‘Fallout’ Showrunners Tried to Avoid Contradicting the Games as Much as Possible: ‘We Wanted to Be Faithful’ | Video

EP Jonathan Nolan tells TheWrap it was a challenge to translate the open world exploration of the Bethesda video game franchise

After over 20 years of bringing joy to video game fans, “Fallout” is getting the live-action treatment from Prime Video. The series is a collaboration between “Westworld” co-creator Jonathan Nolan, Bethesda boss Todd Howard, who serve as executive producers, and co-showrunners Geneva Robertson-Dworet and Graham Wagner. 

“So often with an adaptation you’re usually adding things. You’re always losing something, there’s always a bit of a give and take. With a novel, for instance, you’re losing some of the inner psychological feeling, the way that a book can make you feel inside the head of a character, but you’re gaining light and picture and sound, you’re adding all these things that aren’t present in the book or that you have to imagine,” Nolan told TheWrap. 

“With a game, you’re losing interactivity, the ability to turn around and walk into that corner and explore. The hallmark of the ‘Fallout’ games is that open world exploration. You’re also losing the moral ambiguity that the games have where you can play it as a good guy, [or] as a bad guy. So we had to figure out how to translate all of that freedom into the constraints of a medium like television, where we’re making decisions on behalf of the viewers,” he added.

In 2019, Geneva Robertson-Dworet received a call from Nolan’s company Kilter Films asking her to join the project.

“They let me know that they were in the process of getting the rights to ‘Fallout’ and at that time I was very excited to work with them,” she said. “I was also very excited to find something to work with Graham on because he’d written this incredible ‘Star Trek’ show called ‘Worf’ that unfortunately never went forward but I just loved it so much. I was like, ‘I have to work with Graham on something and steal all his talent and then slap my name on the script next to his name’.” 

After calling him, Wagner was immediately on board for the opportunity to blend his experience writing in comedy with her chops for writing drama and action. 

“Among the pantheon of great video games of all time, I think what makes ‘Fallout’ special and singular is that incredibly unique tone, which is weirdly funny and full of dark action,” Robertson-Dworet said. “That blend of our two tones and two backgrounds just made this project for us.”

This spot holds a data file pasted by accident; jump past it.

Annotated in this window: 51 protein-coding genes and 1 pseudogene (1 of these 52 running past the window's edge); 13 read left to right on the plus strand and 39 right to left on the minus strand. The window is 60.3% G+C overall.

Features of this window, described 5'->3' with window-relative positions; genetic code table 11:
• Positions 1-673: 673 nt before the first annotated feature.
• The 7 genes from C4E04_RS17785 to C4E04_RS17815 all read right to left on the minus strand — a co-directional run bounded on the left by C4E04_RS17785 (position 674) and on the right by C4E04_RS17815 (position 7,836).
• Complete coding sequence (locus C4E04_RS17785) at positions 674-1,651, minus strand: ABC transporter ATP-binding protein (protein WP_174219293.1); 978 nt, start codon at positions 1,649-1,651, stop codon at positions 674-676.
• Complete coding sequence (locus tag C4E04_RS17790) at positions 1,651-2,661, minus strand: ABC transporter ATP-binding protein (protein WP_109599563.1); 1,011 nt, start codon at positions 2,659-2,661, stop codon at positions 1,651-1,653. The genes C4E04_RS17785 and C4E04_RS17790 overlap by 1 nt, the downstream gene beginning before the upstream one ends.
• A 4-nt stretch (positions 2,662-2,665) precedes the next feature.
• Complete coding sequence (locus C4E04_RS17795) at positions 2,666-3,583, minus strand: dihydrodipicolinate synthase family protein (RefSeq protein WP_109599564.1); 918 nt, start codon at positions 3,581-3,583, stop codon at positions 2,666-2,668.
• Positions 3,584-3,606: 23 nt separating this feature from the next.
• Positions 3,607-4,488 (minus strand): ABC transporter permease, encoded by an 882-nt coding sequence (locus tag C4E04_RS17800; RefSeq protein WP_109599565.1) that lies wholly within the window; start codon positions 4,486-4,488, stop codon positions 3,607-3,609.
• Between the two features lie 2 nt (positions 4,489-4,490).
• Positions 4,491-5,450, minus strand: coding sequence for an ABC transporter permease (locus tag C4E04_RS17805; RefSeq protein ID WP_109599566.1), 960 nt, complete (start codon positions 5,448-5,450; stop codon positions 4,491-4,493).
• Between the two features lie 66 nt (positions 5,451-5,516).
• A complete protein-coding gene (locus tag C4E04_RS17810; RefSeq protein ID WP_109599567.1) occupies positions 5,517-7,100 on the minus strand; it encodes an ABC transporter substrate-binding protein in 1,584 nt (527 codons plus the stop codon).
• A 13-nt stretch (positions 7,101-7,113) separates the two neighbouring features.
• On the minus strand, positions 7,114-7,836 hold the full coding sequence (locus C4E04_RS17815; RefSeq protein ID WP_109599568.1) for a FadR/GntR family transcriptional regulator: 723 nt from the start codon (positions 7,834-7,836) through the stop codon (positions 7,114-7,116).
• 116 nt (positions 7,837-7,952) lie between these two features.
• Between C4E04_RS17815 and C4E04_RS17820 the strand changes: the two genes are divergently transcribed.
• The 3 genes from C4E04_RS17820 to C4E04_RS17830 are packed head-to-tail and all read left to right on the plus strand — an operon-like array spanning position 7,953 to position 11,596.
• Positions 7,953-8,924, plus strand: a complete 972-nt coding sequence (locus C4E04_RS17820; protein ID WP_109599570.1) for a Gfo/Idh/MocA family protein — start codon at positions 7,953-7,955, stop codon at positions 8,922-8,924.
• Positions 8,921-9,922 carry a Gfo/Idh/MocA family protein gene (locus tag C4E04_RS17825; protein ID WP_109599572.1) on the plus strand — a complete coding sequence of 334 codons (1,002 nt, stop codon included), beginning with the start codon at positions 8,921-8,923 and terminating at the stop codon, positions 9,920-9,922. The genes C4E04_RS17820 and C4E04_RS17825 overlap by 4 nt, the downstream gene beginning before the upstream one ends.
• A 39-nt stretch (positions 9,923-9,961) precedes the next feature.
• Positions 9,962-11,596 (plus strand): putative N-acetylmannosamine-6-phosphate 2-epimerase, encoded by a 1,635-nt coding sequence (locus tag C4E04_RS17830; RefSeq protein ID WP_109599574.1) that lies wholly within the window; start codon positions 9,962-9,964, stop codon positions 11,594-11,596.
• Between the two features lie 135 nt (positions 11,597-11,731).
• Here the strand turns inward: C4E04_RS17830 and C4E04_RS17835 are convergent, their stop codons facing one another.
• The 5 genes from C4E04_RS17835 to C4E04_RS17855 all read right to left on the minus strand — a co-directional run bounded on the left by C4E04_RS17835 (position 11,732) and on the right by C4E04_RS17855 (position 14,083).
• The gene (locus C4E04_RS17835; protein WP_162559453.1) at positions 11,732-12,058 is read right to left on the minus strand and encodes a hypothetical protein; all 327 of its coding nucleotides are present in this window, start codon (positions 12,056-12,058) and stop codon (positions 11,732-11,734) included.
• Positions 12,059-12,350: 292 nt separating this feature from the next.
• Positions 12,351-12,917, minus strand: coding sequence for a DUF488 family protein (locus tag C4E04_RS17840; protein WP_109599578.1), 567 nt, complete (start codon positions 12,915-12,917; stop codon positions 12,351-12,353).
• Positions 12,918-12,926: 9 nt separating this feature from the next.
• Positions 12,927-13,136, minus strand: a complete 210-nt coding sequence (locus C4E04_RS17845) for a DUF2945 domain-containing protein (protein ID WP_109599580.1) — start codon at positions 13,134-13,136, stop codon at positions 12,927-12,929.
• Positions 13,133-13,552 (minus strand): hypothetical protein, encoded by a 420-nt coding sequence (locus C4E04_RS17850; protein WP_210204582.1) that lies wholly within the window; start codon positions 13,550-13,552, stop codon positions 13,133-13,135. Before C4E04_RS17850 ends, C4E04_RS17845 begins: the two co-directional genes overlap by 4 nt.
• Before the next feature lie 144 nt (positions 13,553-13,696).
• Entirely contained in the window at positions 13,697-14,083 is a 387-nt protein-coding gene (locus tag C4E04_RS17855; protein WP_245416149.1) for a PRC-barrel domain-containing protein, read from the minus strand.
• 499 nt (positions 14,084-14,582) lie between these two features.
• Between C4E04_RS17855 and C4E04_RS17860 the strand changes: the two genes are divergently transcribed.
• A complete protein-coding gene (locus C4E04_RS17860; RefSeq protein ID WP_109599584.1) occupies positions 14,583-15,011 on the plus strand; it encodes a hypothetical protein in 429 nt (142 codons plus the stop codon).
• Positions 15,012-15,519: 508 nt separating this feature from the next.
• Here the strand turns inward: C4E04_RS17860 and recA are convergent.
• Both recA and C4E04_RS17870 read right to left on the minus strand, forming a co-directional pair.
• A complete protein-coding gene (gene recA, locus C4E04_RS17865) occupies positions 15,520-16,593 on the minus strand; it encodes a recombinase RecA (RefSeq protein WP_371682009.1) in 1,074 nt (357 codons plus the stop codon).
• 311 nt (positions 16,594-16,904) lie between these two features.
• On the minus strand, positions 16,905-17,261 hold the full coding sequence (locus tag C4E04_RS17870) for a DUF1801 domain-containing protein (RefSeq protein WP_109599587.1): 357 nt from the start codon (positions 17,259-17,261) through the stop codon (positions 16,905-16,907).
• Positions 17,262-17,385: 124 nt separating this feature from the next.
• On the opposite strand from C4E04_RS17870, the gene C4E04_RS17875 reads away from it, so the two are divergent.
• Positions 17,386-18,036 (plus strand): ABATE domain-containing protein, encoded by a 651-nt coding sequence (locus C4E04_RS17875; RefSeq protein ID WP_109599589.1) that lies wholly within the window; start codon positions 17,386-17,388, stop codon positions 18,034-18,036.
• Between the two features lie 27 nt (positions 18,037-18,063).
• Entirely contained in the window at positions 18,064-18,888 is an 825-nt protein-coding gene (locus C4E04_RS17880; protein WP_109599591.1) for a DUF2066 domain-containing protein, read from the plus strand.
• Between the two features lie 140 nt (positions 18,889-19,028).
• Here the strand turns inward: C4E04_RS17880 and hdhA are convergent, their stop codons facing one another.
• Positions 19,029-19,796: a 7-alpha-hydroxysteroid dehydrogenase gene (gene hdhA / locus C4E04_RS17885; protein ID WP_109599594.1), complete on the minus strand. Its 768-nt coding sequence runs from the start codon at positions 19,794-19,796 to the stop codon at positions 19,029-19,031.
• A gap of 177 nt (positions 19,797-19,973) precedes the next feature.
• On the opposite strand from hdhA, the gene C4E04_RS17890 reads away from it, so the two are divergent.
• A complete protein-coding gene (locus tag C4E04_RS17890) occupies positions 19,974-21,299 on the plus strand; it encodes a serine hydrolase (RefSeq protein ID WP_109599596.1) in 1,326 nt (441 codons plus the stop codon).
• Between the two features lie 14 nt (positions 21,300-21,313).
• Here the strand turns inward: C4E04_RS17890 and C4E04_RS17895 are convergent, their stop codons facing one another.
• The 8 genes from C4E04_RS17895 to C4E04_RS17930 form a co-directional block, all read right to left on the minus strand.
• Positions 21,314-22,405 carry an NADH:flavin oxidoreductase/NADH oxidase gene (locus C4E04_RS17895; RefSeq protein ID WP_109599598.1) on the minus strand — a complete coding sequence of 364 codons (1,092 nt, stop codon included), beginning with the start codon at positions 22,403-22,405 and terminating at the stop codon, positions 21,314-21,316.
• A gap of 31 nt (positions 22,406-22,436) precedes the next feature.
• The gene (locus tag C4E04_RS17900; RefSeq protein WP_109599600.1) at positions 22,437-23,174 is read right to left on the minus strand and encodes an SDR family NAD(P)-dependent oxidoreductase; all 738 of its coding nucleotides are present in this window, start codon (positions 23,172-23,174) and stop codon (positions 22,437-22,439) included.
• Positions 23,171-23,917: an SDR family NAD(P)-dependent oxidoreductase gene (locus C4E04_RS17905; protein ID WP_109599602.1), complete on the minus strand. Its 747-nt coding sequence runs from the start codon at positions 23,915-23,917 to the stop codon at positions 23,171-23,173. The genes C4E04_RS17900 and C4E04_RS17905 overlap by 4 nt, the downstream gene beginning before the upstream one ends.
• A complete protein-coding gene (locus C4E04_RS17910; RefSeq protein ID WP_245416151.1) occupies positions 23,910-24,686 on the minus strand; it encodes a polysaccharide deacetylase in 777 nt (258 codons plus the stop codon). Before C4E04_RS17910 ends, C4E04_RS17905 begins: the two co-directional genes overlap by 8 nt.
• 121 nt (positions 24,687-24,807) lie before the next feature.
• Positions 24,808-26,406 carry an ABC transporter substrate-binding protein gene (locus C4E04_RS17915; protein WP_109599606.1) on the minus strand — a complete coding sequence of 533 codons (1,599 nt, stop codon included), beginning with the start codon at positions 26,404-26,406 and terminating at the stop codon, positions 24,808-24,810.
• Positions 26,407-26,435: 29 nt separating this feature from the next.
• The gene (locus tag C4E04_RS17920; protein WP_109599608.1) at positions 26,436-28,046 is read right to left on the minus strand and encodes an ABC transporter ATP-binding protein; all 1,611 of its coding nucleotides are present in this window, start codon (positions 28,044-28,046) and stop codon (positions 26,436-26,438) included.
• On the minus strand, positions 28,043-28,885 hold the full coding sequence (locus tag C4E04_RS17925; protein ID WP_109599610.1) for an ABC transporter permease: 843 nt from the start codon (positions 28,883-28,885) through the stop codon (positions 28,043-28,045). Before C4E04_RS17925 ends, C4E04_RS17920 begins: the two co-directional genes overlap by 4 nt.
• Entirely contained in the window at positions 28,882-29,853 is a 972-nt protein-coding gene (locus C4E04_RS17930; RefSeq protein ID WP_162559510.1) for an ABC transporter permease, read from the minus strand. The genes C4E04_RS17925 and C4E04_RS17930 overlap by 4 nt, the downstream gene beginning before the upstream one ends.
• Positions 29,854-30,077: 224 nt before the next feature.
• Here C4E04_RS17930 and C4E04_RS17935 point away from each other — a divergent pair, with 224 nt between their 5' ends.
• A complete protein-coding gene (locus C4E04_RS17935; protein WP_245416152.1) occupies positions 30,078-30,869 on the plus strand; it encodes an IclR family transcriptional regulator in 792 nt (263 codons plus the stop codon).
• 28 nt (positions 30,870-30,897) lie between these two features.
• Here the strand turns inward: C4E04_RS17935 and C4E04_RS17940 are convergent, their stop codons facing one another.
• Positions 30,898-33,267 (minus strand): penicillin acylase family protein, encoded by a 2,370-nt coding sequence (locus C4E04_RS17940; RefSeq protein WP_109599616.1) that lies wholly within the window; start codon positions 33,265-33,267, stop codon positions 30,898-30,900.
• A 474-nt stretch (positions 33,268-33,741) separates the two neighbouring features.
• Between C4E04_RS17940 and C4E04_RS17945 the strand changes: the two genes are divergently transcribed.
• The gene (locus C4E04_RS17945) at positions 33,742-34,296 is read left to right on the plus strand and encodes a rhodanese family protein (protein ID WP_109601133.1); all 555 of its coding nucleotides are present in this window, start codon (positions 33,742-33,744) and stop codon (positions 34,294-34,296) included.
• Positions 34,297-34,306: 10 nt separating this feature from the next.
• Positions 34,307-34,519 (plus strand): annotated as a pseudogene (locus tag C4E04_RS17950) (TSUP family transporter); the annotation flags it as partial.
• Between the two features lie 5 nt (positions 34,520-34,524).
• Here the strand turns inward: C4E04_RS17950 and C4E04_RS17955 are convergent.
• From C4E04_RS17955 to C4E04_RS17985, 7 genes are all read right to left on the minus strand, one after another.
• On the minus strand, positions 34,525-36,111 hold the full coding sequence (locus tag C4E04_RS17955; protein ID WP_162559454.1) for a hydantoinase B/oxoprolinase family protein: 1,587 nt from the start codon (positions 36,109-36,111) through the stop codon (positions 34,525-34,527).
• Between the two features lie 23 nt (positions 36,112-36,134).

“What we’re really trying to do is earnestly inhabit what is ultimately a satirical premise, which is what happens if you outsource the survival of the human race to a private corporation,” Wagner added. “We just wanted to live in that and play it out and make sure we’re playing it satirically without being driven by gags and goofs and whatnot.”

While the “Fallout” television adaptation is its own original story, it takes place within the same timeline as the games.

“We assume that all the games have happened and our show just takes place a couple years later,” Robertson-Dworet said. “We wanted to be faithful to all of them and not contradict them as much as possible.” 

When it came to deciding what would be on the show, she acknowledged that it was difficult to decide what to pull from.  

“There’s 25 years of incredible games to pull from. So the first instinct is to take a kitchen sink approach and just put everything you love into the season and it’s a f–ing mess because there’s just not room,” she said. “It’s an eight-hour show. A game has thousands of hours of gameplay to create all these details to the world. So we actually had to really hone in on which aspects of the mythology we wanted to introduce the viewers in the first season.”

She credited the collaboration with Howard and Bethesda for being a “really great barometer” to determine what would provide the best experience for both die-hard fans and newcomers.

“We obviously care deeply that the fans feel like we did justice to one of their favorite universes. So talking to Todd felt like the first version of having a fan reaction which was great, because if he’s balking, then the fans will probably balk.”

“I’d love to say if you don’t like the show, it’s because it’s something Bethesda did, but they were very cool about it from the jump. Todd’s been overseeing the creative process for decades now, because he’s just so effortlessly collaborative about it all. He’s who you want to be in that spot, very open-minded,” Wagner added. “He would give us words of wisdom here and there. It was just advice more than anything.”  

While the show has yet to be renewed for a second season, Robertson-Dworet said the team is “very hopeful.” In a promising sign, the show has already received $25 million in tax credits from the California Film Commission for production of a potential Season 2.

“There’s so many things that we have planned, if we are lucky enough to get a second season, that we’re excited to bring to the screen from the mythology,” she teased.

“Fallout” premieres at 9 p.m. ET/6 p.m. PT Wednesday, April 10, on Prime Video.


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